Introduction: The Diary of a Rapist by Evn S. Conell

Two confessions: 1. A handsome first edition of this book sat on my bookshelf for years before I could bring myself to read it—the book arrived and I put it away, unopened, peculiarly disconcerted by what I feared I might find inside. 2. The current copy that I carry with me as I write this is a used paperback reissue from several years ago. It arrived with a paper EX LIBRIS bookplate decorated with three butterflies la little too Nabokovian) and the mark of its previous owner, Courtney Biggs, in green ink. There is no sign of Courtney ever having cracked the spine.


Introduction: Falconer by John Cheever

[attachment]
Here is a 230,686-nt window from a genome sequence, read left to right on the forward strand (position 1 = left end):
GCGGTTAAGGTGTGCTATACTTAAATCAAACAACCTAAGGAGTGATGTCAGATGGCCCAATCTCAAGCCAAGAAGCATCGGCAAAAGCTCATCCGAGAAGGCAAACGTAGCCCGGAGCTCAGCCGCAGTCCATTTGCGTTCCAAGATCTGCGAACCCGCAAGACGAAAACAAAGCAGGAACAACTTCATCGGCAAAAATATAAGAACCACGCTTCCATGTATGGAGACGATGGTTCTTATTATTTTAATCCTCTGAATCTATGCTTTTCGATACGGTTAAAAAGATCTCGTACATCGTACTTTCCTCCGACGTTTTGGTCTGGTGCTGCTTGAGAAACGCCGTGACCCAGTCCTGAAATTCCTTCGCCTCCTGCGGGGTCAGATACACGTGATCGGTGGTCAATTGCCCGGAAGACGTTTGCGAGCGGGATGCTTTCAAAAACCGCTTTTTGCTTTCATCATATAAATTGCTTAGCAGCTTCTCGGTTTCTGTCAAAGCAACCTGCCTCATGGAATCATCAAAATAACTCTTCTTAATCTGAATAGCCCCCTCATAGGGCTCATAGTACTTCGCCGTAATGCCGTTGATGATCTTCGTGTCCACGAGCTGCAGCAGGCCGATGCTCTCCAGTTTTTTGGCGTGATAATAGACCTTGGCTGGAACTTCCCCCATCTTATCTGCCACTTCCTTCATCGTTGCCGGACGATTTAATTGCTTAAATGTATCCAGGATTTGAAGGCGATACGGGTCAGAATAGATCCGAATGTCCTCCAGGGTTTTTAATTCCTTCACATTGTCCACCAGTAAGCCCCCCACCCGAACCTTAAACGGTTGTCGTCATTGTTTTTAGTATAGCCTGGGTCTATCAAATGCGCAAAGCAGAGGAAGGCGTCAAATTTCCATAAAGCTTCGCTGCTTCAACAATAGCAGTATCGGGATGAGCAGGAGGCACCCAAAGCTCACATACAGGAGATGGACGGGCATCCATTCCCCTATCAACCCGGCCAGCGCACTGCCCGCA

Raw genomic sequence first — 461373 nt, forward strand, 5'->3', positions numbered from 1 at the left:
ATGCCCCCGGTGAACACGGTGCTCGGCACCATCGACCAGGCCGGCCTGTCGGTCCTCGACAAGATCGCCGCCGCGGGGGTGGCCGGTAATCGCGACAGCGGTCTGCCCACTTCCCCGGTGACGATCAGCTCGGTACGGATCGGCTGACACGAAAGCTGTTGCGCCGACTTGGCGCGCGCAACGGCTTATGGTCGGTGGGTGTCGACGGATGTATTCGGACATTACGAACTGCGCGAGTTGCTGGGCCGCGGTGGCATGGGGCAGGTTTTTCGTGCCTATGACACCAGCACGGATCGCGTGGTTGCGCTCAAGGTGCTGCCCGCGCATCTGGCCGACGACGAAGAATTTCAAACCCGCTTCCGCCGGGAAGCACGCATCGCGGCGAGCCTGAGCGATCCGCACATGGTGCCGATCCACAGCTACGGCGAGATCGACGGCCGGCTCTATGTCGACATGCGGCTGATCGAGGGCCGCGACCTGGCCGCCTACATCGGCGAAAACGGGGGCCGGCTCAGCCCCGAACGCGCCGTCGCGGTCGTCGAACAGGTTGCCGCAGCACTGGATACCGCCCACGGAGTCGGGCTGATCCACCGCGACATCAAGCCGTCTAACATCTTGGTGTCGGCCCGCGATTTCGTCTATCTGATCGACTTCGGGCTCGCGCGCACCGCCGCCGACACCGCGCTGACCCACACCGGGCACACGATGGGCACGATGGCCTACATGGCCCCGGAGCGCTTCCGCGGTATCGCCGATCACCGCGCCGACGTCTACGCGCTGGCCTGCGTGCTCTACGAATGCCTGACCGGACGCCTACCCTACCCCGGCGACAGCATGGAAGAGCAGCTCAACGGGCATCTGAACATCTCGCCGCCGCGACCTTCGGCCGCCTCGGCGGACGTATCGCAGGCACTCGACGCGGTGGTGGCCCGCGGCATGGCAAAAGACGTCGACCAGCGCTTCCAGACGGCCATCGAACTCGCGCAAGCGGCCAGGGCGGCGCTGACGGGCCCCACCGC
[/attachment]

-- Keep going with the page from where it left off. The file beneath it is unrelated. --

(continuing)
Falconer, may, in fact, be The Great American Novel—or at least the greatest American novel of the last 30 years. And while, at first glance, it may seem unlikely that a novel about a drug-addicted man who murders his brother would offer the clearest window into the American man, the family and marriage—the novel effortlessly accomplishes that and captures, in great glory, the pathos, the moral fiber, the twisted sister that America has become to our own history, servant to our most primal and prurient impulses.


Introduction: The Lottery by Shirley Jackson

The world of Shirley Jackson is eerie and unforgettable. It is a place where things are not what they seem; even on a day that is sunny and clear, "with the fresh warmth of a full summer day," there is the threat of darkness looming, of things taking a turn for the worse. Hers is the ever-observant eye, the mind's eye, bearing witness. Out of the stories rises a magical somnambulist's ether—the reader is left forever changed, the mark of the stories indelible upon the imagination, the soul.


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